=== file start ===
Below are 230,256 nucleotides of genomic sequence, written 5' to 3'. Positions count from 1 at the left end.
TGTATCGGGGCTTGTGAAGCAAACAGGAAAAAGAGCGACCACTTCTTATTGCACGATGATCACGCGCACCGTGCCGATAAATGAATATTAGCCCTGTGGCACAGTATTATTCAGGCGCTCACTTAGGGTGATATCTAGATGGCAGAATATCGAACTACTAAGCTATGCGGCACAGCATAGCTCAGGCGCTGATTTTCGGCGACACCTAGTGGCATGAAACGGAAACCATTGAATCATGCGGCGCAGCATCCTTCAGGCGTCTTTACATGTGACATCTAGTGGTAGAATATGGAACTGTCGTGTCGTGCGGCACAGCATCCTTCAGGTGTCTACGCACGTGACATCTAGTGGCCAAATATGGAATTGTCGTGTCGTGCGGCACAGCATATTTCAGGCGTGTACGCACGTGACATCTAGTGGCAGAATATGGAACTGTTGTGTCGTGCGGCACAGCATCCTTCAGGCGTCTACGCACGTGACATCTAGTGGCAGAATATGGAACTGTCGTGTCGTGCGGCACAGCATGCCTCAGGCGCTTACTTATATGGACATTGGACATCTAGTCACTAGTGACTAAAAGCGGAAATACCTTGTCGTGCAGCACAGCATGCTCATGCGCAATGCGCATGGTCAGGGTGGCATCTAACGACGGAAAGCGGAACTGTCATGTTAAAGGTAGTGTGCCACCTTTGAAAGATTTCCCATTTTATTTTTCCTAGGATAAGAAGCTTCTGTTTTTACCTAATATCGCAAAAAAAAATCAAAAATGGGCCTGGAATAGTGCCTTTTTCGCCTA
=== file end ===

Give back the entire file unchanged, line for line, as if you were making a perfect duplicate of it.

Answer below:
Below are 230,256 nucleotides of genomic sequence, written 5' to 3'. Positions count from 1 at the left end.
TGTATCGGGGCTTGTGAAGCAAACAGGAAAAAGAGCGACCACTTCTTATTGCACGATGATCACGCGCACCGTGCCGATAAATGAATATTAGCCCTGTGGCACAGTATTATTCAGGCGCTCACTTAGGGTGATATCTAGATGGCAGAATATCGAACTACTAAGCTATGCGGCACAGCATAGCTCAGGCGCTGATTTTCGGCGACACCTAGTGGCATGAAACGGAAACCATTGAATCATGCGGCGCAGCATCCTTCAGGCGTCTTTACATGTGACATCTAGTGGTAGAATATGGAACTGTCGTGTCGTGCGGCACAGCATCCTTCAGGTGTCTACGCACGTGACATCTAGTGGCCAAATATGGAATTGTCGTGTCGTGCGGCACAGCATATTTCAGGCGTGTACGCACGTGACATCTAGTGGCAGAATATGGAACTGTTGTGTCGTGCGGCACAGCATCCTTCAGGCGTCTACGCACGTGACATCTAGTGGCAGAATATGGAACTGTCGTGTCGTGCGGCACAGCATGCCTCAGGCGCTTACTTATATGGACATTGGACATCTAGTCACTAGTGACTAAAAGCGGAAATACCTTGTCGTGCAGCACAGCATGCTCATGCGCAATGCGCATGGTCAGGGTGGCATCTAACGACGGAAAGCGGAACTGTCATGTTAAAGGTAGTGTGCCACCTTTGAAAGATTTCCCATTTTATTTTTCCTAGGATAAGAAGCTTCTGTTTTTACCTAATATCGCAAAAAAAAATCAAAAATGGGCCTGGAATAGTGCCTTTTTCGCCTA